Attention Deficit Hyperactivity Disorder
For some, the ability to sit still, pay attention, and control impulsive behaviors may seem difficult or almost impossible to do. Millions of Americans suffer from Attention Deficit Hyperactivity Disorder (ADHD), and some of those afflicted may not even be aware they have it or the condition exists. Identifying the signs and symptoms ADHD and seeking diagnosis and treatment, are key steps taken to live a more productive and normal lifestyle. The subject of ADHD has undergone intensive research over the past two decades. Initially thought to be a disorder that only affected children, research has shown that not only adolescents suffer from ADHD, but adults do as well. As of late, the causes of ADHD are not fully understood. The signs and symptoms of ADHD fall into three categories, ADHD-inattention, ADHD-hyperactive/ impulse, and a combination of these two criteria (Wender 260-263). The treatments vary depending on the severity of the disorder and the options the patient chooses.
Wender writes, ?Attention-Deficit Hyperactivity Disorder (ADHD) has had several names in the past. Among the earlier names were ?minimal brain dysfunction,? ?hyperactivity,? and Attention-Deficit Disorder (ADD),?(8). The causes of ADHD are not fully understood at this time, although the most likely cause is believed to genetic. Researchers believe that different areas of the brain?s neuro-transmitters may be ?short circuited? causing an inability to transmit impulses vital to normal brain function. Dopamine is a chemical in the brain that plays a central role in the modulation of stimulus seeking. When dopaminergic pathways are disrupted, an individual can develop and instability for stimuli. This is what researchers have typically seen in many children identified as ADHD (Lloyd, et al. 36). Attention-deficit hyperactivity disorder (ADHD) is thought to affect 3?5% of school-aged children (McLarty, et al. 1). It is believed that most children with ADHD are born with the disorder and over time, the signs and symptoms become more prevalent until normal cognitive function becomes impaired.
ADHD-inattention, is where an individual fails to pay close attention to details or makes careless mistakes, does not appear to listen or follow through with tasks, has difficulty with organization and, is easily distracted and forgetful with daily activities. ADHD-hyperactive/impulsive is characterized as an individual who fidgets with hands or feet or squirms in their chair, has difficulty remaining seated, has difficulty engaging in activities quietly or talks excessively, blurts out answers before questions have been completed, and has difficulty waiting or taking turns. ADHD-combined includes elements of both the attention and the hyperactive/impulsive criteria.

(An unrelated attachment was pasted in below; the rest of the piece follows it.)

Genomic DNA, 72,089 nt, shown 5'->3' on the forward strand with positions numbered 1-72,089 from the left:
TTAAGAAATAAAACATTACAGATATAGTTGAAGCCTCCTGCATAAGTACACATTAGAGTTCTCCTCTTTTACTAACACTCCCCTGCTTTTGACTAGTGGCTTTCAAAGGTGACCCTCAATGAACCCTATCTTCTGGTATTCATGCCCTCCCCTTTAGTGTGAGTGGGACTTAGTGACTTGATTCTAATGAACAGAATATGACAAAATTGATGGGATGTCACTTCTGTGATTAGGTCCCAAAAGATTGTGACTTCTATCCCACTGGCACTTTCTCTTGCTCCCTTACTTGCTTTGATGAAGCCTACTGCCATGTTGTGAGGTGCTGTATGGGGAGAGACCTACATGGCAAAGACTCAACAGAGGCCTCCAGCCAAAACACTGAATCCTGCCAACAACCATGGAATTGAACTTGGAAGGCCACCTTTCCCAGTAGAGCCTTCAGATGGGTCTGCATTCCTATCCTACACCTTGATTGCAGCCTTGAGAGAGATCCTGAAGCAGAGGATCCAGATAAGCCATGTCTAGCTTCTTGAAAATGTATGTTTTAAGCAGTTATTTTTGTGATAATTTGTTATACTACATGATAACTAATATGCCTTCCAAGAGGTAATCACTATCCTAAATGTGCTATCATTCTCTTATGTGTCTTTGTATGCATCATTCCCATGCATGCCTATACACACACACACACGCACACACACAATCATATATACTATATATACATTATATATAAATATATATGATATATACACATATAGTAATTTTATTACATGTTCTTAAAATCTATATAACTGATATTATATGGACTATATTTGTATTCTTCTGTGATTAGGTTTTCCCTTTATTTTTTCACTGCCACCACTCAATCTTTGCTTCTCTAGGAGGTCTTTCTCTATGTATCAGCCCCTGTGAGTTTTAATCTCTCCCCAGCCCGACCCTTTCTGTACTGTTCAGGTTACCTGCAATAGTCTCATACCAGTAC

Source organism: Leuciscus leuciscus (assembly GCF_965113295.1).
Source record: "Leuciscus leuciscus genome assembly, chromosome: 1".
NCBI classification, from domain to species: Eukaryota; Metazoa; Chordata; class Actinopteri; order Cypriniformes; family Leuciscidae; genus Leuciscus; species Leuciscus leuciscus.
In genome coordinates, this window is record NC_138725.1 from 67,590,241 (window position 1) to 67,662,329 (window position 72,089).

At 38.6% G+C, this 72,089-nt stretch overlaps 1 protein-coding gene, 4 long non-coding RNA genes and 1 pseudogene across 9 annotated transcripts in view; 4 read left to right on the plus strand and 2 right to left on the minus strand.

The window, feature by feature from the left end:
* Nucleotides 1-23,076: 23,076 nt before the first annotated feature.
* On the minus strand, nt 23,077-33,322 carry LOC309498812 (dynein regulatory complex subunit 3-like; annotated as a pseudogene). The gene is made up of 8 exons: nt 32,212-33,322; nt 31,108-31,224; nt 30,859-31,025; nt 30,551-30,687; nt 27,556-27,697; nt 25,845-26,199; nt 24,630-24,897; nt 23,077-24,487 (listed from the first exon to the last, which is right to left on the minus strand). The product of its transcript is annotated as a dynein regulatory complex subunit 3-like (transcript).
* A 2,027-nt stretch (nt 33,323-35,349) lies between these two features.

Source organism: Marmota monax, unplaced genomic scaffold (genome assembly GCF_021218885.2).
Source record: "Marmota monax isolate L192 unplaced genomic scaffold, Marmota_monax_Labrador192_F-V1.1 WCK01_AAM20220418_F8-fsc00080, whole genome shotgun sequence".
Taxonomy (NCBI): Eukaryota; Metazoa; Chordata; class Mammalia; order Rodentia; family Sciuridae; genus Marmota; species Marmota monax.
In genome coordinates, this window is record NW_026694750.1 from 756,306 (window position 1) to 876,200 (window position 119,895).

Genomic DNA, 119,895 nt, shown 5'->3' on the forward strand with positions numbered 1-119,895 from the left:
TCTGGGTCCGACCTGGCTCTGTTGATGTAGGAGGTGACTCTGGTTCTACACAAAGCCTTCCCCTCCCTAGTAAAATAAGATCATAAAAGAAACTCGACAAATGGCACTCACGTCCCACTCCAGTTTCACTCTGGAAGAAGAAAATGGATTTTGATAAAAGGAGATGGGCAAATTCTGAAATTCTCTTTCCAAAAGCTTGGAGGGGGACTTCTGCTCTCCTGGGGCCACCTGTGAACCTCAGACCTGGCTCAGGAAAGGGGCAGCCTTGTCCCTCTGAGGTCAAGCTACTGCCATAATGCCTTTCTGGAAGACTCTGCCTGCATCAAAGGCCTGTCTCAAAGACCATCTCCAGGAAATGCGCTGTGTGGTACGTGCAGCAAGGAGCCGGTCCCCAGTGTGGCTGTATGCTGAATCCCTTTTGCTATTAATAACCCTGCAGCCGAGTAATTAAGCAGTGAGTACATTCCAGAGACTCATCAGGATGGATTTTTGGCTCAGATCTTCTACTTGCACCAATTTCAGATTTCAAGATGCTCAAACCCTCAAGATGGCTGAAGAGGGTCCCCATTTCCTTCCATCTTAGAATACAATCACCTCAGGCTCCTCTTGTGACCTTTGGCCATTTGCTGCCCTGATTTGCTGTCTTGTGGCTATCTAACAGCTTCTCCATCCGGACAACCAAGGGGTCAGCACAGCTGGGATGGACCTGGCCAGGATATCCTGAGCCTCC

Diagnosis of ADHD requires the subject to take a battery of cognitive and psyhco- motor skills assessment tests .There are various treatment options currently available for individuals suffering from ADHD. Medications such as Ritalin, Dexedrine, Volital, and Stratera (central nervous system stimulants), are commonly prescribed to treat ADHD. As strange as it may seem, the administration of stimulants to patients with ADHD, often has the opposite effect than it does on a non-ADHD patient. Administering these stimulant medications to an ADHD patient actually calms them, or slows them down. Other non-medication treatments are available as well. One of the more popular non-invasive treatments is biofeedback, or neuro-feedback. This is a process where electrodes are placed on the patient?s scalp, and connected to a computer which measures electrical waves in certain areas of the brain. It is thought that by monitoring these waves, the patient can be trained to focus attention in certain areas where it is lacking. The best treatment regimen is thought to be a combination of medication administration, along with biofeedback.
The ability to focus and concentrate, pay attention to detail, and follow through with daily tasks are vital to function normally in society. Research has shown that millions of Americans are suffering from ADHD, and not all of them have received an official diagnosis. Understanding the signs and symptoms of ADHD and the diagnosis and the treatment options available, has given hope to those individuals. Scientists and medical professionals are researching and learning more about ADHD every day. With the current advancements in today?s medical and psychological fields, parents of children with ADHD and adults suffering from ADHD are now able to seek the appropriate means necessary to treat their symptoms and assist them in living a normal and productive life.







Works Cited

Lloyd, Gwynedd, Joan Stead, and David Cohen. Critical New Perspectives On ADHD.
Taylor & Francis Routledge, 2006.